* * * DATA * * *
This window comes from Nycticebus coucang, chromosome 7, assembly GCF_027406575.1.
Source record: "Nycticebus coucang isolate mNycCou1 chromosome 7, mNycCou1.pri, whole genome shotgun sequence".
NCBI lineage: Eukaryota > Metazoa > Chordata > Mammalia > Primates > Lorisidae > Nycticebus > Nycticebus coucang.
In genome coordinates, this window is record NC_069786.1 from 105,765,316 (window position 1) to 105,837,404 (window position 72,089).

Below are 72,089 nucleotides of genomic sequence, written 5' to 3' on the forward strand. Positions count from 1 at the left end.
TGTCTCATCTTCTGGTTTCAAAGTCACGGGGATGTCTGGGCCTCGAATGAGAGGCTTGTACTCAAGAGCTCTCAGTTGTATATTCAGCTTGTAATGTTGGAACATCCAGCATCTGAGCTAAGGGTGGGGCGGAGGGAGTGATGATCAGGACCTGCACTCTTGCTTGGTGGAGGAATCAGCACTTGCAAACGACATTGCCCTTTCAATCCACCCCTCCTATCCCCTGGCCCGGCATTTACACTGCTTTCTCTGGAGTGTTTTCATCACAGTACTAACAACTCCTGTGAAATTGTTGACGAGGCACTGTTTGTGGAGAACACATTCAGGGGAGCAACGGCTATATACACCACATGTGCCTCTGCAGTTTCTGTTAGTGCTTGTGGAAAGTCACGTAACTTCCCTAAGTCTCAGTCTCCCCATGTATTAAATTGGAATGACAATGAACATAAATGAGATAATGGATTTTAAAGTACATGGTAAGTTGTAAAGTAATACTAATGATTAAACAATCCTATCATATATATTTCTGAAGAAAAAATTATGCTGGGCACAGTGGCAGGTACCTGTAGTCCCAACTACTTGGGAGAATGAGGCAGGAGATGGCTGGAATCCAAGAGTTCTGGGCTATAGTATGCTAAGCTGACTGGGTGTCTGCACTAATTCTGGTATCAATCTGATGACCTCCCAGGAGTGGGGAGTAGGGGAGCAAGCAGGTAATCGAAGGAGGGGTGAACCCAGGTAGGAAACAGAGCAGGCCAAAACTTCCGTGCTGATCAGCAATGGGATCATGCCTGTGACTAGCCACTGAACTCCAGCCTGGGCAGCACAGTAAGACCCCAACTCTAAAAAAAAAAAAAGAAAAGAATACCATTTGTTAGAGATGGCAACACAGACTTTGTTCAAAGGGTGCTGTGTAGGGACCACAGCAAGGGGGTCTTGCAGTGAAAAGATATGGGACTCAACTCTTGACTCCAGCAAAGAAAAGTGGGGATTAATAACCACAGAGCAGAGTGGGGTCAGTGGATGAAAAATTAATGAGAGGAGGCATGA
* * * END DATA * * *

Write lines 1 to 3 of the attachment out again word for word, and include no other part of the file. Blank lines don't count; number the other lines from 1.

This window comes from Nycticebus coucang, chromosome 7, assembly GCF_027406575.1.
Source record: "Nycticebus coucang isolate mNycCou1 chromosome 7, mNycCou1.pri, whole genome shotgun sequence".
NCBI lineage: Eukaryota > Metazoa > Chordata > Mammalia > Primates > Lorisidae > Nycticebus > Nycticebus coucang.